May 3, 2019
Volume 7 Issue 3
Chinese Base Oils Mismatch Need
Suzhou, CHINA – After more than a decade of steady investments, China has capacity to make more base oil than it consumes. But that capacity is a poor match for the mix of base oils that the country needs, a consultant said at a recent industry conference, leading to significant under-utilization.
China’s finished lubricant demand grew rapidly in the 2000s and early 2010s, making it one of the world’s two largest markets – along with the United States. The nation’s base oil supply base initially failed to keep pace, and it became the world’s largest base oil importer.
For the past several years, though, refiners – especially independents – steadily built new base oil plants or expanded and upgraded existing ones. Addressing Enmore’s China Lubricant Market Focus here on April 17, consultant Zhang Chenhui said the Chinese base oil plants now have capacity to produce 7.2 million metric tons of base oil per year, not counting 1.3 million t/y of output that does not meet API base oil specifications.
But that capacity fails in a couple ways to correspond to the needs of China’s lubricant industry. Just 17 percent of that capacity makes heavy-viscosity base stocks; Zhang estimated that the market needs about twice that much of heavy grades. Chinese plants also make less API Group III base stocks than the market needs, especially 3 and 4 centiStoke Group IIIs, he added.
Zhang said China’s capacity skewed toward light Group II oils because much of the newest capacity was built by independent refiners who chose a low-cost route to enter the market.
“But their investment has been used for the most economical process of hydrocracking tail oil,” he said. “This process is the fastest and minimal way to invest, but the products are low viscosity. This does not match the market, so it causes a serious surplus of low-viscosity base oil. Production of high-viscosity base oil is affected by raw materials and other investment. The amounts being produced in China are insufficient, and the market still needs to import from abroad.”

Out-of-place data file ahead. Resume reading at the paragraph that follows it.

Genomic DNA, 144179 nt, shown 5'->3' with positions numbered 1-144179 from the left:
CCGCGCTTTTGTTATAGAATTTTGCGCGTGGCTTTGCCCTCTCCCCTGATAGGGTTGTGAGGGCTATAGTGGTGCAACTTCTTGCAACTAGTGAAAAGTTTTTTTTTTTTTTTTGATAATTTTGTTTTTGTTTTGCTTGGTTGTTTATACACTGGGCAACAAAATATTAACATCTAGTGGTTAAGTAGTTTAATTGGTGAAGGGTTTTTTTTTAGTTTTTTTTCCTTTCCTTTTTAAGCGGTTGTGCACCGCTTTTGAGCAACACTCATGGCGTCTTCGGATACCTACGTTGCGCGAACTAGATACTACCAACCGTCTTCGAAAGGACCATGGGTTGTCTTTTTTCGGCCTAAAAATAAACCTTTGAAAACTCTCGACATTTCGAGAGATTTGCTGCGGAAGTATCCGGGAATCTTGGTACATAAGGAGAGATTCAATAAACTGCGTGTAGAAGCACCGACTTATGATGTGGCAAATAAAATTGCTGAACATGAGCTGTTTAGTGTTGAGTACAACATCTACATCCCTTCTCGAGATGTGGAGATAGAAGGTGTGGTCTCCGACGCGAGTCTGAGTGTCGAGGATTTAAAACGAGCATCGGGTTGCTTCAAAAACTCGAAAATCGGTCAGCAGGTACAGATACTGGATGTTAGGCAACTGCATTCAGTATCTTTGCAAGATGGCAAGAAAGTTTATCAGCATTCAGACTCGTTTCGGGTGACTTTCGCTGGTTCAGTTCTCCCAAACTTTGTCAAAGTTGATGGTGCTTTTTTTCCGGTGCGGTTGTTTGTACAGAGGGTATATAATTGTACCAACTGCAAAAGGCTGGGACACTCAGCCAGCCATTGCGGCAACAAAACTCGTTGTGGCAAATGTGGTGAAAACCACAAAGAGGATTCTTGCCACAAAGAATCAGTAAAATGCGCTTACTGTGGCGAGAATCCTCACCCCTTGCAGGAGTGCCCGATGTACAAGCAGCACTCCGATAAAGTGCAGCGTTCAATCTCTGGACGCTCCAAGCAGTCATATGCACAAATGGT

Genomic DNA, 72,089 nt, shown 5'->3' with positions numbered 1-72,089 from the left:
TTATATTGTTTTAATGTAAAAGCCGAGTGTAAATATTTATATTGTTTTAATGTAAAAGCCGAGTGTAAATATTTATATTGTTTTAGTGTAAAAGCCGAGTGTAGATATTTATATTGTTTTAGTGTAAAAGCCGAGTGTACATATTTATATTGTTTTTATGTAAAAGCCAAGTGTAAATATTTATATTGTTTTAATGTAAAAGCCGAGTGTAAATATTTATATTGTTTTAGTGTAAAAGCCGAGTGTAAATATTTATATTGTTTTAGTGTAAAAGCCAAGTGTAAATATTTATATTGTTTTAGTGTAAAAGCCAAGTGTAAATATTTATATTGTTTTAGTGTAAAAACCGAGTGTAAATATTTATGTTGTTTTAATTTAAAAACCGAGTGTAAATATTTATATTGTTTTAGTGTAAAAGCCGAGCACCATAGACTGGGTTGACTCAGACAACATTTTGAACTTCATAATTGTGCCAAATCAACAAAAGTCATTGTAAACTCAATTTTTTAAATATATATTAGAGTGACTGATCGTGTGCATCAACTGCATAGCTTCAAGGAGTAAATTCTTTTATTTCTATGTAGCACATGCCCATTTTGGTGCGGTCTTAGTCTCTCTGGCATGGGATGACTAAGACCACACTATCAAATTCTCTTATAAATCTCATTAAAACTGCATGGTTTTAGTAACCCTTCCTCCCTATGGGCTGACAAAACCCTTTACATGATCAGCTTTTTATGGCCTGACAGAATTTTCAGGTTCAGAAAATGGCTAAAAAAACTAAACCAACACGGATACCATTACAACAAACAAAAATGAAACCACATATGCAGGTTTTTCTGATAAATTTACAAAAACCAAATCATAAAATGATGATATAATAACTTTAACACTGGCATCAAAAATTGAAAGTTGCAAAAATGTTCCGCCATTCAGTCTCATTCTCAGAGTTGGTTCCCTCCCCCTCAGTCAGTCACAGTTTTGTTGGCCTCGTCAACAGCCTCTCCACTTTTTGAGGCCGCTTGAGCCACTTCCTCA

The lack of sufficient demand for the oils they produce leads many base stock producers to operate significantly below capacity. Domestic plants produced an estimated 4.3 million tons of base oils in 2018, including rubber process oils, he said, meaning the industry produced only 60 percent of capacity. Lubricant blenders still had to import large volumes: 2.7 million tons, which represented a 12 percent increase from 2017.
The nation consumed 6.6 million tons of finished lubricants last year.
Disjuncts between base oil capacity and demand are not at all unusual. Every region in the world produces significantly less of some grade or grades than they need, which is the reason that the global base oil industry has significant and growing volumes of inter-regional trade. The Chinese market is unusual because, although lubricant blenders there are adept at importing raw materials, the nation’s refiners export almost no base stocks.
It appears that some have decided to attempt to export. Representatives of two new producers attending the conference here said their companies have hired staffs to sell base oils into foreign markets.
Zhang noted that China’s base oil capacity is on track to rise even further as several more new plants and expansions are scheduled to come online through the rest of this year. But he maintained that these are unlikely to alleviate the country’s deficit of Group III or heavy base stocks.
“The production capacity of light lubricating oil is seriously over-extended,” he said. “New equipment is mostly [designed to process] tail oil from fuel hydrocrackers. Base oils of serious quality is still seriously insufficient.”